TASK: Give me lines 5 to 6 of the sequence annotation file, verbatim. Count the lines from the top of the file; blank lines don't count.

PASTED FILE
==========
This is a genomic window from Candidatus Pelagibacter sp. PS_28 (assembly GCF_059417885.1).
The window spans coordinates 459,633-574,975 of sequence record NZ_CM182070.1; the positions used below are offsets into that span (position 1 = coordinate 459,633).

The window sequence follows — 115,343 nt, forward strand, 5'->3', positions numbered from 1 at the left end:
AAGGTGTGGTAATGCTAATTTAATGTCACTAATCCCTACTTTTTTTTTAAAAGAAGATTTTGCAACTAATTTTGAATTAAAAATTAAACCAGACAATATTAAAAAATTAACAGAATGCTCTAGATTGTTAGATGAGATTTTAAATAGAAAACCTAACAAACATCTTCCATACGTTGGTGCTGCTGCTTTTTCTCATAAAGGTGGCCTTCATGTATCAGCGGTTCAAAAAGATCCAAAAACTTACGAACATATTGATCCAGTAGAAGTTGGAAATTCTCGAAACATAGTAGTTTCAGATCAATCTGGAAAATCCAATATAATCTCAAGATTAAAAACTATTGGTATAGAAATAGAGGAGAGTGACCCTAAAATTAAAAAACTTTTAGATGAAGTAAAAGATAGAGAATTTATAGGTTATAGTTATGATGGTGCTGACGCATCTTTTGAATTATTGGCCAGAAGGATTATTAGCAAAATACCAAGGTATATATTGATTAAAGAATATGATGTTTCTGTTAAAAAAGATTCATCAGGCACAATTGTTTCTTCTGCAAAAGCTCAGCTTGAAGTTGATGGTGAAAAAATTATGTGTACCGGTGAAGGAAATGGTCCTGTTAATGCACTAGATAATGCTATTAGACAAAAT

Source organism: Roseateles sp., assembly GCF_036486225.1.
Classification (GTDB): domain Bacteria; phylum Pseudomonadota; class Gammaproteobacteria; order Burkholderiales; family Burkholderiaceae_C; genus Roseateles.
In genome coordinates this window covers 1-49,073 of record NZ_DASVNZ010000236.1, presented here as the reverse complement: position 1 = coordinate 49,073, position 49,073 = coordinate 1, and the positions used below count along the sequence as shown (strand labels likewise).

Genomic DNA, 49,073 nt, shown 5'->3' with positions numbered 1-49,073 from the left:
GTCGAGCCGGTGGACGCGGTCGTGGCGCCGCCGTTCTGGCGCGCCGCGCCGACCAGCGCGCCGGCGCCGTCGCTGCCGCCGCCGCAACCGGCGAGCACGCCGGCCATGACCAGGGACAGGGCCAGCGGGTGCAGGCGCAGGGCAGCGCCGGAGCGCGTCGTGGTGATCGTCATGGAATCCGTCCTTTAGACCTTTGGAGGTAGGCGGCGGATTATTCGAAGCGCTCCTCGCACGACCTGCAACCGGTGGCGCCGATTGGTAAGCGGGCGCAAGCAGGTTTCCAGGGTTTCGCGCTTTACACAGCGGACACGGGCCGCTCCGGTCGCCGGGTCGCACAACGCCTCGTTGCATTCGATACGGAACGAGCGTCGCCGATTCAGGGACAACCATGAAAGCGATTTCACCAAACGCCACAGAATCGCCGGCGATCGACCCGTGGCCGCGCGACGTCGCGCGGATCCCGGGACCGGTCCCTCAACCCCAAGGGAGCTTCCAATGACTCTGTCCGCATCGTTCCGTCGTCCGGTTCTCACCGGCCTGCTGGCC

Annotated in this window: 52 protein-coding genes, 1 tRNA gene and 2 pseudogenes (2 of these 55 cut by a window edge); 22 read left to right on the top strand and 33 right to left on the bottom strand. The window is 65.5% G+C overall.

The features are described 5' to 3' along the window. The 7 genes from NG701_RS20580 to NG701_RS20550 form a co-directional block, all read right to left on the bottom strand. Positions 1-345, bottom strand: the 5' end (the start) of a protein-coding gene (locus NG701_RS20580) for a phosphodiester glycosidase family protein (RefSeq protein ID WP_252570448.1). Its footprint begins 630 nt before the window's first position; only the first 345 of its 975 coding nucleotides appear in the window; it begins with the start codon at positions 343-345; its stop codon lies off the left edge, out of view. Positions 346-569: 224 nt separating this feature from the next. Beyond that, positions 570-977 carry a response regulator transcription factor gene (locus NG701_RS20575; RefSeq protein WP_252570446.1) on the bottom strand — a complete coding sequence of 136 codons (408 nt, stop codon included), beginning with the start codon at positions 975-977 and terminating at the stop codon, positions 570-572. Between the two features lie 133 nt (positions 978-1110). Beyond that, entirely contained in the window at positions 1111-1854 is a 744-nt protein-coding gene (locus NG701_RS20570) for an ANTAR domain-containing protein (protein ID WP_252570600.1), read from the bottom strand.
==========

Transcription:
Source organism: Roseateles sp., assembly GCF_036486225.1.
Classification (GTDB): domain Bacteria; phylum Pseudomonadota; class Gammaproteobacteria; order Burkholderiales; family Burkholderiaceae_C; genus Roseateles.